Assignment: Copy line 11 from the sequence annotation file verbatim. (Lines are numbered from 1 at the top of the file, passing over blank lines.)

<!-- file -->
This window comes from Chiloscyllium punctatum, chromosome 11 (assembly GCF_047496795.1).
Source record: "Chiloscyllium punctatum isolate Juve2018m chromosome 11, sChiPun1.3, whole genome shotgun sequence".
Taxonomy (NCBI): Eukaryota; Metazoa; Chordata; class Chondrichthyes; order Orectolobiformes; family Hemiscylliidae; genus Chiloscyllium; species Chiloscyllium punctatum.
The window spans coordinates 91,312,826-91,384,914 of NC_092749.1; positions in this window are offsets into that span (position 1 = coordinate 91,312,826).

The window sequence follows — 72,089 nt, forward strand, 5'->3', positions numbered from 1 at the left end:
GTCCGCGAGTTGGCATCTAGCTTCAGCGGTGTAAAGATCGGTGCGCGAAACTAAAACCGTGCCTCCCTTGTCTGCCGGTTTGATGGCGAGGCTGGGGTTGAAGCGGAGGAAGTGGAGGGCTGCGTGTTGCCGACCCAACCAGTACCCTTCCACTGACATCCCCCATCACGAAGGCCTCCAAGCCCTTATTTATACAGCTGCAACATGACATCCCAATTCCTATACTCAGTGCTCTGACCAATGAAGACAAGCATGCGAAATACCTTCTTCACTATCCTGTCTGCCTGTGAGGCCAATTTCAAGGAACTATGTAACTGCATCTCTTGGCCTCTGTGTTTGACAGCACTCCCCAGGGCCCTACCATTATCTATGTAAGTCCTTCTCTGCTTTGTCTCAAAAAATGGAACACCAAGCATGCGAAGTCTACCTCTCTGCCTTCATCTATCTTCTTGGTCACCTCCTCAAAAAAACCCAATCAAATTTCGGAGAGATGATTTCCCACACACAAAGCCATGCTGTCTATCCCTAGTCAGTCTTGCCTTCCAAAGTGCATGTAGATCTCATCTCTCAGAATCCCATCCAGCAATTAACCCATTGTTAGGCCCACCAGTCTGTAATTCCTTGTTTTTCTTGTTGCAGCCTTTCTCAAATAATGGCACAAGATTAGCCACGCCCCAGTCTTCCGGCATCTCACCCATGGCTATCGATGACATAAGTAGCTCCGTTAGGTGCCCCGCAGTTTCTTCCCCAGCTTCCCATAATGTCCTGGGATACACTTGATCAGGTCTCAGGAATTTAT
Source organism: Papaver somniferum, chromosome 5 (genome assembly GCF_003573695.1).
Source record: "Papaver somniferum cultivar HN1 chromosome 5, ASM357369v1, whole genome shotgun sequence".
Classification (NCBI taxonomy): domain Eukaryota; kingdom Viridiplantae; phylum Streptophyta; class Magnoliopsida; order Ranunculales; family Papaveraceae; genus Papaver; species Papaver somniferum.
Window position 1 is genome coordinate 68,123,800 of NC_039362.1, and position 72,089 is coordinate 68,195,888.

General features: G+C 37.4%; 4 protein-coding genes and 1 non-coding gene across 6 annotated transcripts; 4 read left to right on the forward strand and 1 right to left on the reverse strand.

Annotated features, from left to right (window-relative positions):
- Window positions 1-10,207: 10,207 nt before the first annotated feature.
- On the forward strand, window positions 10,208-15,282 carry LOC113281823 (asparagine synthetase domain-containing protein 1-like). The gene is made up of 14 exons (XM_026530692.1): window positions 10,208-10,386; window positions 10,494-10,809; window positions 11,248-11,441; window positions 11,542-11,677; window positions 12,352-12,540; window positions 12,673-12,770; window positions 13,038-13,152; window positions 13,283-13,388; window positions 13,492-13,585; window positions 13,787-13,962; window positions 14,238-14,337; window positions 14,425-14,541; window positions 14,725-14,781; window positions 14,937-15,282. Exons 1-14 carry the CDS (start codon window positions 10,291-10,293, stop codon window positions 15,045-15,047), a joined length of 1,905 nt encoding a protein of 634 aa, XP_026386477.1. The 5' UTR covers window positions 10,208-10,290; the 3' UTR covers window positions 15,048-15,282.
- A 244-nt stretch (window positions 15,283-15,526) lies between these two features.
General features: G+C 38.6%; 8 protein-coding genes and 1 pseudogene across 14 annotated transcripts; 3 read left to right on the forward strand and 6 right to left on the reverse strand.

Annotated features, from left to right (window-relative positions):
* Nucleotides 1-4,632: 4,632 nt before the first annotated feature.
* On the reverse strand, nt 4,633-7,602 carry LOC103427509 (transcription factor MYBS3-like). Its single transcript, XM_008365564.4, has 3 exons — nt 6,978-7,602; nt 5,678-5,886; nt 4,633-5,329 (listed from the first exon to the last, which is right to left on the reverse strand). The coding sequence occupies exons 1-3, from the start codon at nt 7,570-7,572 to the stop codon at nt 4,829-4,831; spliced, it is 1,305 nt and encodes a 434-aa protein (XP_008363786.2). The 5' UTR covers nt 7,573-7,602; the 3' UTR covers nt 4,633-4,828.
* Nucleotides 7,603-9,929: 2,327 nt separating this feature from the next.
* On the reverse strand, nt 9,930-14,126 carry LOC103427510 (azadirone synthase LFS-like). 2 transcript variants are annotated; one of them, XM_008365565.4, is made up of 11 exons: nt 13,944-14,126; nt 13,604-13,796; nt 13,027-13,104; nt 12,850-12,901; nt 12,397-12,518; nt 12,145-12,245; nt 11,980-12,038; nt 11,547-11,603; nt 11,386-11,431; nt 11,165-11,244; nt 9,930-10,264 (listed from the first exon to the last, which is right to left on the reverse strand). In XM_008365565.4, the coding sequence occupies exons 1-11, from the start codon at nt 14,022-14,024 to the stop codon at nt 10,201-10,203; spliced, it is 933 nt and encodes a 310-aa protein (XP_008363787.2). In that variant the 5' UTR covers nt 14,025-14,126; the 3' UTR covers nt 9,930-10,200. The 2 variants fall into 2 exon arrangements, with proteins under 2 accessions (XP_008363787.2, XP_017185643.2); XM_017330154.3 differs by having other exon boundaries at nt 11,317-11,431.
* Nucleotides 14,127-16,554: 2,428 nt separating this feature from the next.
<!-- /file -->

General features: G+C 37.4%; 4 protein-coding genes and 1 non-coding gene across 6 annotated transcripts; 4 read left to right on the forward strand and 1 right to left on the reverse strand.